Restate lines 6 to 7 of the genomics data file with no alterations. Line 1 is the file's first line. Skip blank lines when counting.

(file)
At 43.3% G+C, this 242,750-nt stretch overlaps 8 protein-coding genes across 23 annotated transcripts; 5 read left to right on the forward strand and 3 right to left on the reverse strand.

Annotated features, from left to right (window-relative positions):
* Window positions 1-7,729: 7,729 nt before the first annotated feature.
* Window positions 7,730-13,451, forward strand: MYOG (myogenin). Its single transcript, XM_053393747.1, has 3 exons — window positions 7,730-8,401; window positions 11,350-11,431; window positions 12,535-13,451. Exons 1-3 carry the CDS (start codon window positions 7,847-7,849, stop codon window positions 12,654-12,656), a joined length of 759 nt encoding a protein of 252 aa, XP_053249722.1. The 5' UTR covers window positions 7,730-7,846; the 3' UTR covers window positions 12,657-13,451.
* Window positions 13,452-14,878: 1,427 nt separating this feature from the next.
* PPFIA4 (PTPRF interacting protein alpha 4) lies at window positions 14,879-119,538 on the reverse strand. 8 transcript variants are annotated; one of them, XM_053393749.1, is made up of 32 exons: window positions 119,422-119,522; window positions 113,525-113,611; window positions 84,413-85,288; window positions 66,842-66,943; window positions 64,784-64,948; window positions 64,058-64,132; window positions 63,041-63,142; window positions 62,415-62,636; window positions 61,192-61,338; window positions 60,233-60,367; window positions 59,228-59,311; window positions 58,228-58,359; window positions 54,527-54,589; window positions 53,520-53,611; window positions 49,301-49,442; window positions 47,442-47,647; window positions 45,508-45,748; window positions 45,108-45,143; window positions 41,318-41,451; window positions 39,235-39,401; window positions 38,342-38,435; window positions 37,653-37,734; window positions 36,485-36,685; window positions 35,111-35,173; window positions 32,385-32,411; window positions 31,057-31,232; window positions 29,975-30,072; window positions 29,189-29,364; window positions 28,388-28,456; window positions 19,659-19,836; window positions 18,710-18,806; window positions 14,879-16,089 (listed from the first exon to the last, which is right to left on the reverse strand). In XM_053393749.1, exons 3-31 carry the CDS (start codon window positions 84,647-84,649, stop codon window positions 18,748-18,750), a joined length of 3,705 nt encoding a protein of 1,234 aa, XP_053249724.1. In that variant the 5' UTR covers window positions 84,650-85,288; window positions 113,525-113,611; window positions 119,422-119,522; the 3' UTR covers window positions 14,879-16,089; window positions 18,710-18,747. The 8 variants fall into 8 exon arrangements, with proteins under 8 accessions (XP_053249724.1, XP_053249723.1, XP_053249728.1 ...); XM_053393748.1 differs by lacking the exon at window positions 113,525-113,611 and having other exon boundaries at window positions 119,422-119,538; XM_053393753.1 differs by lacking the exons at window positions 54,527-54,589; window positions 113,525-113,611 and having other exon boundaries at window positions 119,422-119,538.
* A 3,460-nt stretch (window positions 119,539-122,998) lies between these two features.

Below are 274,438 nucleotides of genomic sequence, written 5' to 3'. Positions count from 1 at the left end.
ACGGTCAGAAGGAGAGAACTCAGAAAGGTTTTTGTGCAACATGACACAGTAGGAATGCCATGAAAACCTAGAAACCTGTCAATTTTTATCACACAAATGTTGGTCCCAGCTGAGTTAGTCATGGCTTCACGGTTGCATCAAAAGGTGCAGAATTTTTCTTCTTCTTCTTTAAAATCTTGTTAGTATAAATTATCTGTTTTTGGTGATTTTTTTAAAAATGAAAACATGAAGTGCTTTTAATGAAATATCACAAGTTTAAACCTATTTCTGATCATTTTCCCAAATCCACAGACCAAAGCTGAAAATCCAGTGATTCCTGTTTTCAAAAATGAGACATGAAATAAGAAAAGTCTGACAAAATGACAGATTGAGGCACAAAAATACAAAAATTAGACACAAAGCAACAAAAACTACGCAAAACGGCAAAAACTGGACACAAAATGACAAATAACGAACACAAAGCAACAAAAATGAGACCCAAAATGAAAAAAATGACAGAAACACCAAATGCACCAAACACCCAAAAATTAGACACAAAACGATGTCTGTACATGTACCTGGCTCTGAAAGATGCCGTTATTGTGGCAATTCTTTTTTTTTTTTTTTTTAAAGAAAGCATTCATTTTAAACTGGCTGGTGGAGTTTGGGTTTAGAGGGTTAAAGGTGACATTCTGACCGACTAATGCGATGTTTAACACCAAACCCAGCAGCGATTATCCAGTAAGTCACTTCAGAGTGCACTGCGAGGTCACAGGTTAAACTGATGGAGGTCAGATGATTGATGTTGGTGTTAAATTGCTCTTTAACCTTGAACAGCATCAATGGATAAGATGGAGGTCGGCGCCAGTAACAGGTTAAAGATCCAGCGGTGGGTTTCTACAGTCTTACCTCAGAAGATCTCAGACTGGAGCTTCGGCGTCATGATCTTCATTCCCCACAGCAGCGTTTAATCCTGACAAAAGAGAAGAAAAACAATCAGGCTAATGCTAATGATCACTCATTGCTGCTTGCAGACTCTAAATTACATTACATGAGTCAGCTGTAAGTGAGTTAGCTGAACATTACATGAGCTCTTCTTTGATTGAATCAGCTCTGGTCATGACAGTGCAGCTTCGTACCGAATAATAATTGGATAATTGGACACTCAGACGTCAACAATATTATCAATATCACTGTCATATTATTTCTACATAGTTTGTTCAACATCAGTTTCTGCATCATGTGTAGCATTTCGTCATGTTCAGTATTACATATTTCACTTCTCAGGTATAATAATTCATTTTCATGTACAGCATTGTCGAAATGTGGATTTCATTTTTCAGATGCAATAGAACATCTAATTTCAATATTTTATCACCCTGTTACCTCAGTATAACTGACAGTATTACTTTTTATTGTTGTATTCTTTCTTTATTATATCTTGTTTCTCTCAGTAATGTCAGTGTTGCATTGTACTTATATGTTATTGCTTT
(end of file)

* PPFIA4 (PTPRF interacting protein alpha 4) lies at window positions 14,879-119,538 on the reverse strand. 8 transcript variants are annotated; one of them, XM_053393749.1, is made up of 32 exons: window positions 119,422-119,522; window positions 113,525-113,611; window positions 84,413-85,288; window positions 66,842-66,943; window positions 64,784-64,948; window positions 64,058-64,132; window positions 63,041-63,142; window positions 62,415-62,636; window positions 61,192-61,338; window positions 60,233-60,367; window positions 59,228-59,311; window positions 58,228-58,359; window positions 54,527-54,589; window positions 53,520-53,611; window positions 49,301-49,442; window positions 47,442-47,647; window positions 45,508-45,748; window positions 45,108-45,143; window positions 41,318-41,451; window positions 39,235-39,401; window positions 38,342-38,435; window positions 37,653-37,734; window positions 36,485-36,685; window positions 35,111-35,173; window positions 32,385-32,411; window positions 31,057-31,232; window positions 29,975-30,072; window positions 29,189-29,364; window positions 28,388-28,456; window positions 19,659-19,836; window positions 18,710-18,806; window positions 14,879-16,089 (listed from the first exon to the last, which is right to left on the reverse strand). In XM_053393749.1, exons 3-31 carry the CDS (start codon window positions 84,647-84,649, stop codon window positions 18,748-18,750), a joined length of 3,705 nt encoding a protein of 1,234 aa, XP_053249724.1. In that variant the 5' UTR covers window positions 84,650-85,288; window positions 113,525-113,611; window positions 119,422-119,522; the 3' UTR covers window positions 14,879-16,089; window positions 18,710-18,747. The 8 variants fall into 8 exon arrangements, with proteins under 8 accessions (XP_053249724.1, XP_053249723.1, XP_053249728.1 ...); XM_053393748.1 differs by lacking the exon at window positions 113,525-113,611 and having other exon boundaries at window positions 119,422-119,538; XM_053393753.1 differs by lacking the exons at window positions 54,527-54,589; window positions 113,525-113,611 and having other exon boundaries at window positions 119,422-119,538.
* A 3,460-nt stretch (window positions 119,539-122,998) lies between these two features.